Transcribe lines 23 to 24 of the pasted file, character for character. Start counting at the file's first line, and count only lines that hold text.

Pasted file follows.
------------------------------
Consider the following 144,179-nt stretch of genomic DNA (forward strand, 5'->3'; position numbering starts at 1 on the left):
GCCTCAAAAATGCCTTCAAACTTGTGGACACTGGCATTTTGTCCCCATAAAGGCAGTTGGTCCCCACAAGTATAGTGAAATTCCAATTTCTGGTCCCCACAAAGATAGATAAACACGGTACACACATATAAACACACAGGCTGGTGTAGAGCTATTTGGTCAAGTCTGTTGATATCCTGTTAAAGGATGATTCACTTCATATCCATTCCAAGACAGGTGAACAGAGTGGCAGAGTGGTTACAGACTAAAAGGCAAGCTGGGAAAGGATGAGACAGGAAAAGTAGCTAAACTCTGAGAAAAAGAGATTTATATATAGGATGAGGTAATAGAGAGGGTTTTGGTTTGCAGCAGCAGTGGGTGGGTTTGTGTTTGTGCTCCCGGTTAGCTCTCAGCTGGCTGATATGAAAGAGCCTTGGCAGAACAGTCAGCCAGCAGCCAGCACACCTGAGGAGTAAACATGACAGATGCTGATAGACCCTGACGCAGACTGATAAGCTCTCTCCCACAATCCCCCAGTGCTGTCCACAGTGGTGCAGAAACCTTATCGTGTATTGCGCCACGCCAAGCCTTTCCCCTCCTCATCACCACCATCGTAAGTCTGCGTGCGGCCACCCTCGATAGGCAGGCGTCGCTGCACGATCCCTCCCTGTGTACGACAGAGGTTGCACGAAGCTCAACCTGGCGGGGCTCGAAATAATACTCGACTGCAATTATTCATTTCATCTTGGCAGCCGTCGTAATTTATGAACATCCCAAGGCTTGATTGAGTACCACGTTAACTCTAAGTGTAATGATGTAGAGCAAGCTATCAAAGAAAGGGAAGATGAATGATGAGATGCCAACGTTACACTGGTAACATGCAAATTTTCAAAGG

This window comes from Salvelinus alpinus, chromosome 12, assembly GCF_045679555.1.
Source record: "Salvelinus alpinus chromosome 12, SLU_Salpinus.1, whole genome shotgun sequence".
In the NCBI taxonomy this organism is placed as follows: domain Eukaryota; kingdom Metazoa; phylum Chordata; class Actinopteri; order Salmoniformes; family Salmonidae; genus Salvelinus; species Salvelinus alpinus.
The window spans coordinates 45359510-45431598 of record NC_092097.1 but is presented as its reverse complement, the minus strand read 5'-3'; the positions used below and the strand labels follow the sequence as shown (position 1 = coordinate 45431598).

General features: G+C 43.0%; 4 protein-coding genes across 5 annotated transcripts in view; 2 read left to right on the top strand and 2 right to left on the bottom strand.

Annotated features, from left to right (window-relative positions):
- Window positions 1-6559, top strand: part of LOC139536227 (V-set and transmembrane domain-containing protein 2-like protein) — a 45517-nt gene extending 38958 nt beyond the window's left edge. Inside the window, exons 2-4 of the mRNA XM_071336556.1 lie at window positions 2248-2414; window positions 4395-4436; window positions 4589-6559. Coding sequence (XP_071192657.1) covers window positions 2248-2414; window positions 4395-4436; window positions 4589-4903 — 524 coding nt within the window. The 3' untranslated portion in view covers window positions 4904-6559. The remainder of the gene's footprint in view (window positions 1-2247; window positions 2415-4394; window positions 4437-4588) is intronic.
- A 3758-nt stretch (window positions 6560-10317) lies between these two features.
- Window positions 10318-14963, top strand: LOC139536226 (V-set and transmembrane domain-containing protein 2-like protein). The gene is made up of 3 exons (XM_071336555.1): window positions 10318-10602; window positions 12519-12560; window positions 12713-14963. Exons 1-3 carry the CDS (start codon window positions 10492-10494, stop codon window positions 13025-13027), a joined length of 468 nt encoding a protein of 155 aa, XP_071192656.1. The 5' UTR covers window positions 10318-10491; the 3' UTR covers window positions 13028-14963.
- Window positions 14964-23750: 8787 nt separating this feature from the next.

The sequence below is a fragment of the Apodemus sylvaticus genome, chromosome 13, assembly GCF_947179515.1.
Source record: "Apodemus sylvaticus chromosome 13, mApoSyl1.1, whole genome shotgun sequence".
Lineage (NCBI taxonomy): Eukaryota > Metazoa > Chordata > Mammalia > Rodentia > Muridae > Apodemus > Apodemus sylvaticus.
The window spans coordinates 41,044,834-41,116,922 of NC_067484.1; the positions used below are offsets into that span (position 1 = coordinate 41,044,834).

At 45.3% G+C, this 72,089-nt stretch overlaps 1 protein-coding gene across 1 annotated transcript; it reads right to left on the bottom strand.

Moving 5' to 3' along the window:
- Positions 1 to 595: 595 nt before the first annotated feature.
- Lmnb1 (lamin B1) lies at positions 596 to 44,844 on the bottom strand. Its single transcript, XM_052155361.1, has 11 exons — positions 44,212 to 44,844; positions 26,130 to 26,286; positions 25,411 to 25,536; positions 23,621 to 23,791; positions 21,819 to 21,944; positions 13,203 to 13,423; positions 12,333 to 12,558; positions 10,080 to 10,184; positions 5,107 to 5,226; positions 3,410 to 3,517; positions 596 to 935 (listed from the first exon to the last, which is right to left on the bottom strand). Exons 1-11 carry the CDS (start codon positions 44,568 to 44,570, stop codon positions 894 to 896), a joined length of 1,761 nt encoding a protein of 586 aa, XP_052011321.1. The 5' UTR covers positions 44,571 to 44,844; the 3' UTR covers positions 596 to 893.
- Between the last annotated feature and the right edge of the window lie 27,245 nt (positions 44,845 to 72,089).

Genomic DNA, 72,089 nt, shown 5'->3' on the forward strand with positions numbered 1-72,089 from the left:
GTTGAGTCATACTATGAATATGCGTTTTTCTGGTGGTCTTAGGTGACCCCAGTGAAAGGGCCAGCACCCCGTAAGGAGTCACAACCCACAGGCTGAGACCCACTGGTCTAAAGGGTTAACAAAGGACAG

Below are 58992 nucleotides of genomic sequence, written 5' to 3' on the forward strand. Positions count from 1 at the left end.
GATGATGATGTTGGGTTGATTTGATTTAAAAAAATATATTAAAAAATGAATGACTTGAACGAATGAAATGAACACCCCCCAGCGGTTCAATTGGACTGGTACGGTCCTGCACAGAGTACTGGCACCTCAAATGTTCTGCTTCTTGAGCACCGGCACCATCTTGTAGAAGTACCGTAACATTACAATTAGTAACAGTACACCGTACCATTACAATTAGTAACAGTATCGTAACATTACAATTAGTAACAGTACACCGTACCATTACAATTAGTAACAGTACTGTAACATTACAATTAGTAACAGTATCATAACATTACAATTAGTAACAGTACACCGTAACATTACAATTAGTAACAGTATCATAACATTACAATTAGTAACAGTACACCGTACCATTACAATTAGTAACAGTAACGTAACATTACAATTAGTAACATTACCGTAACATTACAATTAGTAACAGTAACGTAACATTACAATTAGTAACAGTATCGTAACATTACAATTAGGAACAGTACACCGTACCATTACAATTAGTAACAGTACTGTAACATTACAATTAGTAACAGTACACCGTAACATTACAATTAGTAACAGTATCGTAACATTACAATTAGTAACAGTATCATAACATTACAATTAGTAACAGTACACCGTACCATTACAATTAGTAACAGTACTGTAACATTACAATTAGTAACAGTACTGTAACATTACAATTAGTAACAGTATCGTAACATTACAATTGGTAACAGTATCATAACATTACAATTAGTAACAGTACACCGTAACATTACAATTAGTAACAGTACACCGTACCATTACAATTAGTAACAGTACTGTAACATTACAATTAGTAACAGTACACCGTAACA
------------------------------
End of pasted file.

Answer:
GTTGAGTCATACTATGAATATGCGTTTTTCTGGTGGTCTTAGGTGACCCCAGTGAAAGGGCCAGCACCCCGTAAGGAGTCACAACCCACAGGCTGAGACCCACTGGTCTAAAGGGTTAACAAAGGACAG

Below are 58992 nucleotides of genomic sequence, written 5' to 3' on the forward strand. Positions count from 1 at the left end.